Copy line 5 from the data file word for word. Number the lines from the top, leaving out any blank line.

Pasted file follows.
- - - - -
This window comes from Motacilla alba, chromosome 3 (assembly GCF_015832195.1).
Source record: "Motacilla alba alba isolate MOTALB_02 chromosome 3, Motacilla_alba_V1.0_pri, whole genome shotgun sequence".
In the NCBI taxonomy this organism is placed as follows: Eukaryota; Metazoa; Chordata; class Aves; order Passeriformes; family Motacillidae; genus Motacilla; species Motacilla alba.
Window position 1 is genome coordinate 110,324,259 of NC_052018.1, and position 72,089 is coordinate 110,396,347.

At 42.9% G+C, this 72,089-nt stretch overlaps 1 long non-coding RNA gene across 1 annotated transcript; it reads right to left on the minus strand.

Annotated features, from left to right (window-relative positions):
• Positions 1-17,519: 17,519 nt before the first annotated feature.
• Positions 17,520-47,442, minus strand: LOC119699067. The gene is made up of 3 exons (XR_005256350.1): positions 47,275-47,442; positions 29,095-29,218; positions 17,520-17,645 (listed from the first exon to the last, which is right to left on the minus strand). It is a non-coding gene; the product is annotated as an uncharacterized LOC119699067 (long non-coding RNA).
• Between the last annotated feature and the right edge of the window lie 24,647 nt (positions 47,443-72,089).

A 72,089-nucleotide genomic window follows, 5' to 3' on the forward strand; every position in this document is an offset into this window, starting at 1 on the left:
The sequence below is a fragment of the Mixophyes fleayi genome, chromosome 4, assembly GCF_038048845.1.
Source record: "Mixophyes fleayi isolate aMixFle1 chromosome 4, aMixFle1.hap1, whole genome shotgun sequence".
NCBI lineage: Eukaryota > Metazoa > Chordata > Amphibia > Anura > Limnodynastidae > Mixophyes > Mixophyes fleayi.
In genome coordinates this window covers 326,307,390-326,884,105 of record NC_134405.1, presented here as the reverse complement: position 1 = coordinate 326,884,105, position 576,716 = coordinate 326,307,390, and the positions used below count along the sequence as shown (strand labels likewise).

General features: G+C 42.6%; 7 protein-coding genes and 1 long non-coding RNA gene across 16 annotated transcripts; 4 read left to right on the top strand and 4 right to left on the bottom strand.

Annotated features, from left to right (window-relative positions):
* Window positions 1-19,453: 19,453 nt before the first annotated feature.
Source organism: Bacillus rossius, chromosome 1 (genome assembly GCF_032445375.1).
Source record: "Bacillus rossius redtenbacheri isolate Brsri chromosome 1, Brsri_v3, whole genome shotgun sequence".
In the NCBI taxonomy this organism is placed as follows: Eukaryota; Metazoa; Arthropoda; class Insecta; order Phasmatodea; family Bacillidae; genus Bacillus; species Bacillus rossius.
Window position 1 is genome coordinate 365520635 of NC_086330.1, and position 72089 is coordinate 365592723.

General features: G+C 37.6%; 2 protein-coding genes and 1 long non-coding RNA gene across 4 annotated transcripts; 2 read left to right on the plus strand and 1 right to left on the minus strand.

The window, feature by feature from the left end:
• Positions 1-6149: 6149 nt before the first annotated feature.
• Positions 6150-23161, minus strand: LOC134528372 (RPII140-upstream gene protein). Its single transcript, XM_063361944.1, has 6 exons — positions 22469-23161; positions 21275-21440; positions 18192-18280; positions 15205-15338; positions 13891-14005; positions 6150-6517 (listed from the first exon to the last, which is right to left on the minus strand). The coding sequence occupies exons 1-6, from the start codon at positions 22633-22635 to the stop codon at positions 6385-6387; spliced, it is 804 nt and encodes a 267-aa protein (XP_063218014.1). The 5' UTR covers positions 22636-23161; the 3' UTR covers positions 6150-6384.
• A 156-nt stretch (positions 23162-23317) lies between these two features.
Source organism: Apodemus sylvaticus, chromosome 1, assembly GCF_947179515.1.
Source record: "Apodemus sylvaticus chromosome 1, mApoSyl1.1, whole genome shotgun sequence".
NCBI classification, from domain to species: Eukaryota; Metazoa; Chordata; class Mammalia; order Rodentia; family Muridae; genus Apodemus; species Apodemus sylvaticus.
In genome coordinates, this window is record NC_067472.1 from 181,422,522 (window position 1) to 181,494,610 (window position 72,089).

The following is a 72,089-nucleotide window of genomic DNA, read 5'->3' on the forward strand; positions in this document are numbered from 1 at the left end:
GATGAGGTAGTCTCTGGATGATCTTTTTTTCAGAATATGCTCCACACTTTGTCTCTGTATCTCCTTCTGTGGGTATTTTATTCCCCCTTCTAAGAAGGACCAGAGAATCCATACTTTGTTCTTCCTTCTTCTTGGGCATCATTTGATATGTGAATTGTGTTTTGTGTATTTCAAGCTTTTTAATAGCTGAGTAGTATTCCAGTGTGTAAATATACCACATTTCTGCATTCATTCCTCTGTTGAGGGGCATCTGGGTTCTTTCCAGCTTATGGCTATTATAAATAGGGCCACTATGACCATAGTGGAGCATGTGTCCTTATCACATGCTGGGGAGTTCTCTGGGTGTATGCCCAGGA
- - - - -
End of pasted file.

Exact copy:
At 42.9% G+C, this 72,089-nt stretch overlaps 1 long non-coding RNA gene across 1 annotated transcript; it reads right to left on the minus strand.